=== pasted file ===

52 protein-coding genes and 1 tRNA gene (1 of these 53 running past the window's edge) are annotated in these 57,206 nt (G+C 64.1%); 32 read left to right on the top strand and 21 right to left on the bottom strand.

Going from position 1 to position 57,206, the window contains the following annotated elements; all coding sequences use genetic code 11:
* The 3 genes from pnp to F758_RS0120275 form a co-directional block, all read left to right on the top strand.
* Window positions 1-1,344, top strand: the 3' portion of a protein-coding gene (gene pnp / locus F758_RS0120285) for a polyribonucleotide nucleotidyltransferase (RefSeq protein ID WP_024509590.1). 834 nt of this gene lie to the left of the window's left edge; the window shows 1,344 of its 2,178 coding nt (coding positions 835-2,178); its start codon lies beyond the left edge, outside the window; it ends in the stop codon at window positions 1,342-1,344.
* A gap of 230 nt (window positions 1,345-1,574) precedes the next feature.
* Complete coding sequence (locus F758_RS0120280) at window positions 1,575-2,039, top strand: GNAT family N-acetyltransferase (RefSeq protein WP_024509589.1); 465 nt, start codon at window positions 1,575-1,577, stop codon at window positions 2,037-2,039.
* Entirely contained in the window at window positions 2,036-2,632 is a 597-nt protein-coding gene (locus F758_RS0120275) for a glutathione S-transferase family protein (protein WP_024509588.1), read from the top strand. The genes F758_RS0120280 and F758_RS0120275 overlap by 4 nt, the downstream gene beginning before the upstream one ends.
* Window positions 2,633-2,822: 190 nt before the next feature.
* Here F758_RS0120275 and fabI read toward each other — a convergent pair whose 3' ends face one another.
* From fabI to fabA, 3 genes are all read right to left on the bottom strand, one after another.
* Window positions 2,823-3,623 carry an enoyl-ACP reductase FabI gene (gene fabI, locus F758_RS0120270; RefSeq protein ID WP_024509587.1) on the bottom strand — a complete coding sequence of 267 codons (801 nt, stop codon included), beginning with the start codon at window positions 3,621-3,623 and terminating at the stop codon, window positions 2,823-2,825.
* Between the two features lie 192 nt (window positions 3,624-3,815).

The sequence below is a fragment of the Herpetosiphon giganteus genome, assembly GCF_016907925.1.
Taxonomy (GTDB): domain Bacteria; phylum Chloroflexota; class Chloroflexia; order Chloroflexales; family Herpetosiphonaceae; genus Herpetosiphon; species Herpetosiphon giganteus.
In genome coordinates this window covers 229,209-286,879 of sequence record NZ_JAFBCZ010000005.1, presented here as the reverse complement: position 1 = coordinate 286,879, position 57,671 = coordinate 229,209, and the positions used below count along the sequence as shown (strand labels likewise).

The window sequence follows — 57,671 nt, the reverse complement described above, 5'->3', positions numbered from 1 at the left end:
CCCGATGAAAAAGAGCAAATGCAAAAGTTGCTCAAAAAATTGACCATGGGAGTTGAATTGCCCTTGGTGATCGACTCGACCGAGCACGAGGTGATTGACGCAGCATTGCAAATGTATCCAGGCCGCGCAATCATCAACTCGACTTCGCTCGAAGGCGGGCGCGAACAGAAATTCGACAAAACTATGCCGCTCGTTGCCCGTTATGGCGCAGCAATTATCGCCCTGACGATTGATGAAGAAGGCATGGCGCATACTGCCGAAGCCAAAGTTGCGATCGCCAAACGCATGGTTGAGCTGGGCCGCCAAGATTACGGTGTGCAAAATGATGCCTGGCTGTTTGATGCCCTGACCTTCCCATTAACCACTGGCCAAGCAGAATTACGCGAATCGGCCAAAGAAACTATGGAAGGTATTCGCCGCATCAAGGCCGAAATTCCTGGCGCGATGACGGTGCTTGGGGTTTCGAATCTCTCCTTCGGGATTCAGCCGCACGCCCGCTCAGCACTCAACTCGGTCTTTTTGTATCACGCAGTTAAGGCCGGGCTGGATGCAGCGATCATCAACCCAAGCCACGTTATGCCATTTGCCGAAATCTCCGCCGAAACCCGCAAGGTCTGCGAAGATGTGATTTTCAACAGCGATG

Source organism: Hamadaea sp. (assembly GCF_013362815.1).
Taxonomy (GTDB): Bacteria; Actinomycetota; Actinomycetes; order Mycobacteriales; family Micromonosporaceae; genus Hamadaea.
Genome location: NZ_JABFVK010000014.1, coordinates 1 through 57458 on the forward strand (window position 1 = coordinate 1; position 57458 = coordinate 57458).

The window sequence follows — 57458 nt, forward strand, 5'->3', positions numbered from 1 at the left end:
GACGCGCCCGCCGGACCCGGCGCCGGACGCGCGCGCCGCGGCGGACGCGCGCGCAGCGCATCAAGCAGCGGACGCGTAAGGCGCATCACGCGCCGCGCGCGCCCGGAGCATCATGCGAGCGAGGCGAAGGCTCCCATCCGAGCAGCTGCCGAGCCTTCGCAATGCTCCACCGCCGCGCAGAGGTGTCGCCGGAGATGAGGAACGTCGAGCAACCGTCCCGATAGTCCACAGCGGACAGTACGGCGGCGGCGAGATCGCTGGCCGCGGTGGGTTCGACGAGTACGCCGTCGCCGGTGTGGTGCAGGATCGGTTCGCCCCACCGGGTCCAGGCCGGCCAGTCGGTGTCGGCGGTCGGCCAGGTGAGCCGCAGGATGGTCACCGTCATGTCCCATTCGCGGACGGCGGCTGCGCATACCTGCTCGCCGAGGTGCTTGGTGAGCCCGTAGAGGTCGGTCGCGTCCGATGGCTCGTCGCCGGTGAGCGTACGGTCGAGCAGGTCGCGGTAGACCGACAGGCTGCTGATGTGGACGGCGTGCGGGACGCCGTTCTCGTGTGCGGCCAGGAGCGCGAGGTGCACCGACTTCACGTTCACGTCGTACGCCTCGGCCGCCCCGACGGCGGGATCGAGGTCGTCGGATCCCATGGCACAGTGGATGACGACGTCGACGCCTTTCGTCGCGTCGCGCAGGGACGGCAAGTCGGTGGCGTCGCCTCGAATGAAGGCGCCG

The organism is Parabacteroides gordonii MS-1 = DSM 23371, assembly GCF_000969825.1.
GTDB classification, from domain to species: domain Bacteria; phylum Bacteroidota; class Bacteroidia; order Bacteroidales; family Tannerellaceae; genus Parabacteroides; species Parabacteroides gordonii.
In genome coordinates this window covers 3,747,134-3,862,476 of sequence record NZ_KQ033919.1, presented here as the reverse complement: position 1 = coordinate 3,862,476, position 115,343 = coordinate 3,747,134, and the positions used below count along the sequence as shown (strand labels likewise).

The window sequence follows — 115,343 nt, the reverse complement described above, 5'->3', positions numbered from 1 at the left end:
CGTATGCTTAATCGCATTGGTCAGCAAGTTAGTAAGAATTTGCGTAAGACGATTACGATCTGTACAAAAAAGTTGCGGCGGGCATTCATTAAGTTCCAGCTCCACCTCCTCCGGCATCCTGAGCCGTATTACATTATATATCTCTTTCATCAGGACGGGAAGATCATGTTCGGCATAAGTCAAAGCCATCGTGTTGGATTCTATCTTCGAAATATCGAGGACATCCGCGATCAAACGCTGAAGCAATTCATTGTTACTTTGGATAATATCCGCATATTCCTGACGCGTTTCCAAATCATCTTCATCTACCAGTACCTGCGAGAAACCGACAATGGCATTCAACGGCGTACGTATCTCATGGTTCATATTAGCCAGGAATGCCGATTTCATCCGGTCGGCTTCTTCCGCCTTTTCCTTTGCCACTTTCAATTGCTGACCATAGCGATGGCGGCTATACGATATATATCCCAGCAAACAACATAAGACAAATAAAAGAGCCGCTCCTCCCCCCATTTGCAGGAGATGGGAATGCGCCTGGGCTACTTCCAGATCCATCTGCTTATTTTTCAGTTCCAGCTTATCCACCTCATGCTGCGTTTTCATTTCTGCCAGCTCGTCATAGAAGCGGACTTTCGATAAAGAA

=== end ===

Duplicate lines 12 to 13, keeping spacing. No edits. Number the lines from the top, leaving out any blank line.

* Between the two features lie 192 nt (window positions 3,624-3,815).

The sequence below is a fragment of the Herpetosiphon giganteus genome, assembly GCF_016907925.1.